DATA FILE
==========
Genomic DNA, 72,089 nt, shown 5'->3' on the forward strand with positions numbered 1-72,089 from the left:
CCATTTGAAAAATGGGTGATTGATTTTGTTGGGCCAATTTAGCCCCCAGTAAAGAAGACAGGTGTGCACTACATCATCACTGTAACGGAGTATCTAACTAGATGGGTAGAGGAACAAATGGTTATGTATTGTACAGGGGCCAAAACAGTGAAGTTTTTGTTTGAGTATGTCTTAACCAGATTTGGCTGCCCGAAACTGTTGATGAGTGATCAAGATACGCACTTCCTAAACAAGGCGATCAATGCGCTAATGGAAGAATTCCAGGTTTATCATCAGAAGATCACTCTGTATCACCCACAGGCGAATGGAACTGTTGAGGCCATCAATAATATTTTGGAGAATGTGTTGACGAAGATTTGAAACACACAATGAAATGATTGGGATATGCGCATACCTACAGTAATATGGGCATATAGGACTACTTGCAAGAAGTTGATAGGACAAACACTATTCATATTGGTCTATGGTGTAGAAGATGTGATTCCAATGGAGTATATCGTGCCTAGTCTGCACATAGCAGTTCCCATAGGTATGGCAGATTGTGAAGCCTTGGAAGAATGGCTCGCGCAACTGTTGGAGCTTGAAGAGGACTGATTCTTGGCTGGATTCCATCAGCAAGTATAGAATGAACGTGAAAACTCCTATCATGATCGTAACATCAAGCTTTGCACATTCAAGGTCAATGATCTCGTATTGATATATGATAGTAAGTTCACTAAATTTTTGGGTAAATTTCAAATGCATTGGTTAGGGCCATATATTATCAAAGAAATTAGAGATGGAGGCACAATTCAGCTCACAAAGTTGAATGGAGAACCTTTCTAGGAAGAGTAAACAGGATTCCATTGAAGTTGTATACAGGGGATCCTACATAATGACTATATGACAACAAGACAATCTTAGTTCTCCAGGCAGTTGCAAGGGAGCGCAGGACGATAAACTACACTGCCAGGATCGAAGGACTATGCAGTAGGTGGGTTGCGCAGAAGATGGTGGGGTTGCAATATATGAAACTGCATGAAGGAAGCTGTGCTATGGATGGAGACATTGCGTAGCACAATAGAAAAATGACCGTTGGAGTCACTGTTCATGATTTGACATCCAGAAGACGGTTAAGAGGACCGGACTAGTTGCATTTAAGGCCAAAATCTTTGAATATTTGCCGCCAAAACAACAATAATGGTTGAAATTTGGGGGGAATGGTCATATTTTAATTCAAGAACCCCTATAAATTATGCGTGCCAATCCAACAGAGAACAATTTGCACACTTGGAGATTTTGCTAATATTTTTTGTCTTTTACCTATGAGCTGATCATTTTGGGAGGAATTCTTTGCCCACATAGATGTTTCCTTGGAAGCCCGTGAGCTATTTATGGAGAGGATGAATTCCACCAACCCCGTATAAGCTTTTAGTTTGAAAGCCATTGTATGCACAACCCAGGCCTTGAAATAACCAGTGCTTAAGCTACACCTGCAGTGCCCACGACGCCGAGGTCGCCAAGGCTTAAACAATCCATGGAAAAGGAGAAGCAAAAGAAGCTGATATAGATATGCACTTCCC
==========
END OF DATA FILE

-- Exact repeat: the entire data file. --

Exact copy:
Genomic DNA, 72,089 nt, shown 5'->3' on the forward strand with positions numbered 1-72,089 from the left:
CCATTTGAAAAATGGGTGATTGATTTTGTTGGGCCAATTTAGCCCCCAGTAAAGAAGACAGGTGTGCACTACATCATCACTGTAACGGAGTATCTAACTAGATGGGTAGAGGAACAAATGGTTATGTATTGTACAGGGGCCAAAACAGTGAAGTTTTTGTTTGAGTATGTCTTAACCAGATTTGGCTGCCCGAAACTGTTGATGAGTGATCAAGATACGCACTTCCTAAACAAGGCGATCAATGCGCTAATGGAAGAATTCCAGGTTTATCATCAGAAGATCACTCTGTATCACCCACAGGCGAATGGAACTGTTGAGGCCATCAATAATATTTTGGAGAATGTGTTGACGAAGATTTGAAACACACAATGAAATGATTGGGATATGCGCATACCTACAGTAATATGGGCATATAGGACTACTTGCAAGAAGTTGATAGGACAAACACTATTCATATTGGTCTATGGTGTAGAAGATGTGATTCCAATGGAGTATATCGTGCCTAGTCTGCACATAGCAGTTCCCATAGGTATGGCAGATTGTGAAGCCTTGGAAGAATGGCTCGCGCAACTGTTGGAGCTTGAAGAGGACTGATTCTTGGCTGGATTCCATCAGCAAGTATAGAATGAACGTGAAAACTCCTATCATGATCGTAACATCAAGCTTTGCACATTCAAGGTCAATGATCTCGTATTGATATATGATAGTAAGTTCACTAAATTTTTGGGTAAATTTCAAATGCATTGGTTAGGGCCATATATTATCAAAGAAATTAGAGATGGAGGCACAATTCAGCTCACAAAGTTGAATGGAGAACCTTTCTAGGAAGAGTAAACAGGATTCCATTGAAGTTGTATACAGGGGATCCTACATAATGACTATATGACAACAAGACAATCTTAGTTCTCCAGGCAGTTGCAAGGGAGCGCAGGACGATAAACTACACTGCCAGGATCGAAGGACTATGCAGTAGGTGGGTTGCGCAGAAGATGGTGGGGTTGCAATATATGAAACTGCATGAAGGAAGCTGTGCTATGGATGGAGACATTGCGTAGCACAATAGAAAAATGACCGTTGGAGTCACTGTTCATGATTTGACATCCAGAAGACGGTTAAGAGGACCGGACTAGTTGCATTTAAGGCCAAAATCTTTGAATATTTGCCGCCAAAACAACAATAATGGTTGAAATTTGGGGGGAATGGTCATATTTTAATTCAAGAACCCCTATAAATTATGCGTGCCAATCCAACAGAGAACAATTTGCACACTTGGAGATTTTGCTAATATTTTTTGTCTTTTACCTATGAGCTGATCATTTTGGGAGGAATTCTTTGCCCACATAGATGTTTCCTTGGAAGCCCGTGAGCTATTTATGGAGAGGATGAATTCCACCAACCCCGTATAAGCTTTTAGTTTGAAAGCCATTGTATGCACAACCCAGGCCTTGAAATAACCAGTGCTTAAGCTACACCTGCAGTGCCCACGACGCCGAGGTCGCCAAGGCTTAAACAATCCATGGAAAAGGAGAAGCAAAAGAAGCTGATATAGATATGCACTTCCC